Upon further discussion Khatun opened up to this correspondent that once upon a time, especially at the beginning when women started doing the Nakshi business, the men were slightly sceptical because of existent, and archaic culture of patriarchy.
"But things have changed today," said Khatun adding on to depict a clearer picture, "Today, the men of the households encourage their ladies to do such kind of crafts because they can easily do it, while staying at home – and do not need to go out of their houses. Additionally, it also brings in extra money allowing the women to make economical contributions in their 'united household' income," said Khatun.
Upon inspection we discovered that each Nakshi artisan earned around, Tk 4000-5000 per month on an average in a good month, and around Tk 2000-3000 when the sales were low. And additionally, with the Nakshipalli to be set in motion, things were about to get better for the residents of the region.
Maybe with increased patronisation from our end, we might one day be able to finally give the Nakshi its due respect and the fame that it deserves.
On the trails of the Rajshahi silk
Strolling down 2/7 Sir Syed Road, it is hard to overlook the antiquated silk shop that goes by the name of M/S Mollah Silk. The marquee silently beckons every passer-by to get inside and explore, and thankfully we had done the same because once inside we met the man who had built the organisation from scratch. The proprietor of the shop, Mohammad Safiul Islam was getting ready to call it a day, when we met him with myriad questions related to the famous Rajshahi silk. What came about from our conversations was completely unanticipated.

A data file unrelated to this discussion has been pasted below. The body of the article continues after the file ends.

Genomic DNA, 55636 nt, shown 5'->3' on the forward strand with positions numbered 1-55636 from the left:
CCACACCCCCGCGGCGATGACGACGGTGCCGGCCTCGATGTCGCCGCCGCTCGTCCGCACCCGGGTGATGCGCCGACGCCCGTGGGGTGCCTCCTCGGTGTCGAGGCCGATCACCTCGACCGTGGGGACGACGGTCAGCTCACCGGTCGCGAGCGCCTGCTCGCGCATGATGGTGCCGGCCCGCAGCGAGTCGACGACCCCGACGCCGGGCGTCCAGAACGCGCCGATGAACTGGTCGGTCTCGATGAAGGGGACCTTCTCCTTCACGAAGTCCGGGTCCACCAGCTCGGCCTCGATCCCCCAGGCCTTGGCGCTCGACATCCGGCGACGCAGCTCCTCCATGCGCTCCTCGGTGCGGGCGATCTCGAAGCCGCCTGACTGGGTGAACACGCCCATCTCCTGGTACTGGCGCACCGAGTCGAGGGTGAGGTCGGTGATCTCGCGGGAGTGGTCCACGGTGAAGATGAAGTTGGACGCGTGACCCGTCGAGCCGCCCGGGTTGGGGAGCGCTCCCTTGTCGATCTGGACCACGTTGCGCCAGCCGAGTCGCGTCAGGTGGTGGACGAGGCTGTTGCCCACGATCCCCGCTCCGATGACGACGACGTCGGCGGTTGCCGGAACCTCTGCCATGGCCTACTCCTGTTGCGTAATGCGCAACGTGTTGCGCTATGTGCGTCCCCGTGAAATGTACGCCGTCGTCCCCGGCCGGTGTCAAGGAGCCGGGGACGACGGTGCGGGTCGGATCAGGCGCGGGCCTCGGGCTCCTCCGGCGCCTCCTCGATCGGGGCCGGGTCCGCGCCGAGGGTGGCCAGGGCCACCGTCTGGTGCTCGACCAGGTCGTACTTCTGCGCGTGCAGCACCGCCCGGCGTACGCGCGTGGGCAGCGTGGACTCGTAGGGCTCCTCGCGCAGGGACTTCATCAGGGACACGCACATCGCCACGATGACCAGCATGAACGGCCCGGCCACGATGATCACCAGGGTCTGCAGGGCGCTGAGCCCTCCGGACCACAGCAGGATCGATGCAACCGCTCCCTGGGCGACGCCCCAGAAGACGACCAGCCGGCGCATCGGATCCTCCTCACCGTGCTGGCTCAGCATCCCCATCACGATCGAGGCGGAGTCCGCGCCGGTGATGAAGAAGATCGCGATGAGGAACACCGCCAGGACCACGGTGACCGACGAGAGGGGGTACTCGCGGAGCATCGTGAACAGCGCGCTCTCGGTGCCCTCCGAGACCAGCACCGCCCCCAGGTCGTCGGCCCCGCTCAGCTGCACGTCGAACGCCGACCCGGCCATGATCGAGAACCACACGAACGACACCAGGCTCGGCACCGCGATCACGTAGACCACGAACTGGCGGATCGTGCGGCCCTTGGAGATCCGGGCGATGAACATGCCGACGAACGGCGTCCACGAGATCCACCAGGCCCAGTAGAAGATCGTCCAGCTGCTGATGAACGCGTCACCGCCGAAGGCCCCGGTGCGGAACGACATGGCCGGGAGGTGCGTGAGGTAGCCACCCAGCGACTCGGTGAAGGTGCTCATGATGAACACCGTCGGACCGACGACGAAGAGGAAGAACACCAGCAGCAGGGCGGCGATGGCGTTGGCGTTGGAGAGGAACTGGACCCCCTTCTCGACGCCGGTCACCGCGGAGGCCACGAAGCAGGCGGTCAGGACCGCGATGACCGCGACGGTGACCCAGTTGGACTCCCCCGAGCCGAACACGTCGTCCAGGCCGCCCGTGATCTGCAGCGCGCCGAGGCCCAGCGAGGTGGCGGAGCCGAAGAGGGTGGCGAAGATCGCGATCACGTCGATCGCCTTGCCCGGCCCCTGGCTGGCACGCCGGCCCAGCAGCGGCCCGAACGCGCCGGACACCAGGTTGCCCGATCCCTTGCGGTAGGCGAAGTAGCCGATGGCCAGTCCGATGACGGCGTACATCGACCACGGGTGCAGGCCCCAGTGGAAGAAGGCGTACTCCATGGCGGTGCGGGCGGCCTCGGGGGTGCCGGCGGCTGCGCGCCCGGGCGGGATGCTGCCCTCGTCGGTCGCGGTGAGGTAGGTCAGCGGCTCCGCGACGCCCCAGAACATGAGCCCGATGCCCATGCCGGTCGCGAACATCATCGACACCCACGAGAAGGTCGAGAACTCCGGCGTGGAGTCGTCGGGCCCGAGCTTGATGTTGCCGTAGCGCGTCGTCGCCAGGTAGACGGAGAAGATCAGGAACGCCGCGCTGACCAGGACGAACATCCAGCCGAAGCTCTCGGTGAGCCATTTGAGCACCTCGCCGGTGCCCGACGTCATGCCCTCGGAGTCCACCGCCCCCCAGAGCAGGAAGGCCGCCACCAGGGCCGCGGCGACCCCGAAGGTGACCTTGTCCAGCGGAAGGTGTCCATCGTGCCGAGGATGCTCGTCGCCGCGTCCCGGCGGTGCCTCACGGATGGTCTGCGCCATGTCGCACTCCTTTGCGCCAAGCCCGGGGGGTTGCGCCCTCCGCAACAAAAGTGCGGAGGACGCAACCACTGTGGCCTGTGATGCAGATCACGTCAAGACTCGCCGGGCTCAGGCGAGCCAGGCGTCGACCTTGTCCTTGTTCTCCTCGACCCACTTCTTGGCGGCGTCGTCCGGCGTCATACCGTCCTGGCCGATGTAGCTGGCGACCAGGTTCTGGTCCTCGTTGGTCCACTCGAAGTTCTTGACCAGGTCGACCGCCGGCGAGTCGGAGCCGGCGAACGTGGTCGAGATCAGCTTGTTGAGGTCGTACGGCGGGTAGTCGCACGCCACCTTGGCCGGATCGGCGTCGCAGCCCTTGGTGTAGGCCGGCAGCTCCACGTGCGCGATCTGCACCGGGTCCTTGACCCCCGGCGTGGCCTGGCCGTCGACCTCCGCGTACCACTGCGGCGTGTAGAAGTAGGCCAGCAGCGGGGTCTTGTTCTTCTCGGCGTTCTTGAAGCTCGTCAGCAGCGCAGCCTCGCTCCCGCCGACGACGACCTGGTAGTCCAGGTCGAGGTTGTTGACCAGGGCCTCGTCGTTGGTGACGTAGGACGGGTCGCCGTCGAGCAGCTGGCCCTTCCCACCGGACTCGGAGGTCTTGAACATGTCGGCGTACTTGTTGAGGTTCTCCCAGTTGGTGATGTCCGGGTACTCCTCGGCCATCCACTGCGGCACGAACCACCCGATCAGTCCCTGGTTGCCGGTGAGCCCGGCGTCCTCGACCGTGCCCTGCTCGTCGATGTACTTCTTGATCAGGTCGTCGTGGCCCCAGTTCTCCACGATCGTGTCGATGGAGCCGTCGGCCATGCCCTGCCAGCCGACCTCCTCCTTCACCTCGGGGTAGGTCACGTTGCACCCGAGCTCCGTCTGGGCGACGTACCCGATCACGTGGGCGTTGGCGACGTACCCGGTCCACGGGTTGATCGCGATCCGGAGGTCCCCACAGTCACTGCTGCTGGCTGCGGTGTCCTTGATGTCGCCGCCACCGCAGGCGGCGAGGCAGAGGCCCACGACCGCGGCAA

Islam had entered the silk trade back in the early '80s, along with his friend, Taimur, who was already settled in the trade. Originally hailing from Chapainawabganj, this was an industry that Islam had seen thrive right in front of his eyes. And naturally he became interested in the business.
"Everything was going well till the early '90s, when the then government removed the imposed 30 percent import tax on Chinese silk. The imported fabric was already subsidised by the Chinese government and a further deduction of import tax made it more lucrative to the traders compared to local silk.
"Pure, deshi silk failed to compete and businessmen eventually lost interest because customers became more inclined towards the foreign material," revealed the businessman.
What came about was a plethora of obstacles in the years to come, as farmers rearing the Silk Moth – bolur chaash, stopped producing it, and replaced the mulberry trees –tuunt gach — used to feed the moth, with mango trees instead, as they were much more profitable.
"Yes, those were the dark days for the Rajshahi silk industry, when production declined drastically. That's the time when businessmen including myself, shifted completely towards the Chinese variant of the thread, which is smoother — being machine produced. With those thread we used to make handloom fabrics and supply it to big organisations like Aarong, Aranya Crafts, Kumudini etc., even the businessmen residing in Sadarghat used to procure 1000s of meters of our handmade fabric to make panjabi and fatua and supply it to the rest of the nation," said Islam.